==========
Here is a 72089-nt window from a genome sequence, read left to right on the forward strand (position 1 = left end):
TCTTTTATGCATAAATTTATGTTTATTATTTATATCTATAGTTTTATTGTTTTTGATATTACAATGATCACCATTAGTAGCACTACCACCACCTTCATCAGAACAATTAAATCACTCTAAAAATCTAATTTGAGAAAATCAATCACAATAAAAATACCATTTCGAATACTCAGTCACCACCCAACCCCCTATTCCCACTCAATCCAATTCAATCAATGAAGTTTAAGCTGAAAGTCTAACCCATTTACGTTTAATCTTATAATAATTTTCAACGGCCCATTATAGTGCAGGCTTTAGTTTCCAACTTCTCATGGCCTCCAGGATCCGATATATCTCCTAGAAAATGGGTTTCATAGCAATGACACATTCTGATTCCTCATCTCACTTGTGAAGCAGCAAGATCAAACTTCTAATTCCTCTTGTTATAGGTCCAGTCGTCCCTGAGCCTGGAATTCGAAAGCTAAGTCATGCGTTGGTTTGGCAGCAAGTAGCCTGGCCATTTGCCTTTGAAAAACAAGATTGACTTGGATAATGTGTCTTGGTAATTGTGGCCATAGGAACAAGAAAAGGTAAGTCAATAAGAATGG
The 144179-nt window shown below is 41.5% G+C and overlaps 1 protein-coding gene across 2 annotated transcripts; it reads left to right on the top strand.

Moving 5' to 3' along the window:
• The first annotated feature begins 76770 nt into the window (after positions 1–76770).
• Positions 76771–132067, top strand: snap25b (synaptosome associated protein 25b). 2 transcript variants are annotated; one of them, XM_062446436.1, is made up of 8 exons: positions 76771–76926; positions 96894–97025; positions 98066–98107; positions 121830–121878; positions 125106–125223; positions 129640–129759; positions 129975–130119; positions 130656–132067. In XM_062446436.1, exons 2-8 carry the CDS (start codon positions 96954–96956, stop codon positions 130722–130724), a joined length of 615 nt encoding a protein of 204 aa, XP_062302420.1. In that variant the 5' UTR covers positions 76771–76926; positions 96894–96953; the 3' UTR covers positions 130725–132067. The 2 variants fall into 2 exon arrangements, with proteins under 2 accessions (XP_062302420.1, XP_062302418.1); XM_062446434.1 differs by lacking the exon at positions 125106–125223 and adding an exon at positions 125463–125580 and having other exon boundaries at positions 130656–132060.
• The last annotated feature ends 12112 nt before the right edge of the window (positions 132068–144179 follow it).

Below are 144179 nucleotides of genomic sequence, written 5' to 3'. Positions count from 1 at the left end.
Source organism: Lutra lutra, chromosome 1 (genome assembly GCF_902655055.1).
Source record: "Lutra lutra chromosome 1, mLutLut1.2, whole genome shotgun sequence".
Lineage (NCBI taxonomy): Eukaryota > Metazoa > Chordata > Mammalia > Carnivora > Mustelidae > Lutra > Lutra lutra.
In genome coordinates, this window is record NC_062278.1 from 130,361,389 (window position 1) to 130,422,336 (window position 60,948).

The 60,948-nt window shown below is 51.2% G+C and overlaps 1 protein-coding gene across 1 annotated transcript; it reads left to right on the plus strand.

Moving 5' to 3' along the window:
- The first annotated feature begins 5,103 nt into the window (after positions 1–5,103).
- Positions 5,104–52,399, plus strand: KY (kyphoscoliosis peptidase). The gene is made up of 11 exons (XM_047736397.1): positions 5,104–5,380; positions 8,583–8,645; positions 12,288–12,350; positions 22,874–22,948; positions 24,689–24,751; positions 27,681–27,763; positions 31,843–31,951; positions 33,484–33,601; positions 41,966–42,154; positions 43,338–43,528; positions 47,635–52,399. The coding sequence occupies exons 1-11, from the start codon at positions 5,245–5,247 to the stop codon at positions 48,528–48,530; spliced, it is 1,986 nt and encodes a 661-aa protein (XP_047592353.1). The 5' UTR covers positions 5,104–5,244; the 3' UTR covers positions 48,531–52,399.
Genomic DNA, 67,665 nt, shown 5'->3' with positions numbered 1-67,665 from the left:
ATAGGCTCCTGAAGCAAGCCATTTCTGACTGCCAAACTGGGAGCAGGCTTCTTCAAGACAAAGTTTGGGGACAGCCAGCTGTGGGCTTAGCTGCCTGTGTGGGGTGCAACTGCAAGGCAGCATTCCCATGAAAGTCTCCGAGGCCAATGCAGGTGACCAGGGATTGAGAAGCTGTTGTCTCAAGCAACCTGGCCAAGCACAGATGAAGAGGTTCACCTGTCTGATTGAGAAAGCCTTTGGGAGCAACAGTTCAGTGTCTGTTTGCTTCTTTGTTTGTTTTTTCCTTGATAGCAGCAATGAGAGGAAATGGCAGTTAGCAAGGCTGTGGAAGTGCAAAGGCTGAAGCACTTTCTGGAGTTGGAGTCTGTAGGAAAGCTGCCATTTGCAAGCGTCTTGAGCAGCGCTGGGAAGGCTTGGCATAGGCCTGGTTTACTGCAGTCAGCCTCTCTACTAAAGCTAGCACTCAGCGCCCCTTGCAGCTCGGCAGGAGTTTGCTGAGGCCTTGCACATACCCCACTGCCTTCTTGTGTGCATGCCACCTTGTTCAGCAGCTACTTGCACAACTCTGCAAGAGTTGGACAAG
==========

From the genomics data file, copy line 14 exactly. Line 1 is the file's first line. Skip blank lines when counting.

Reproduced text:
Moving 5' to 3' along the window: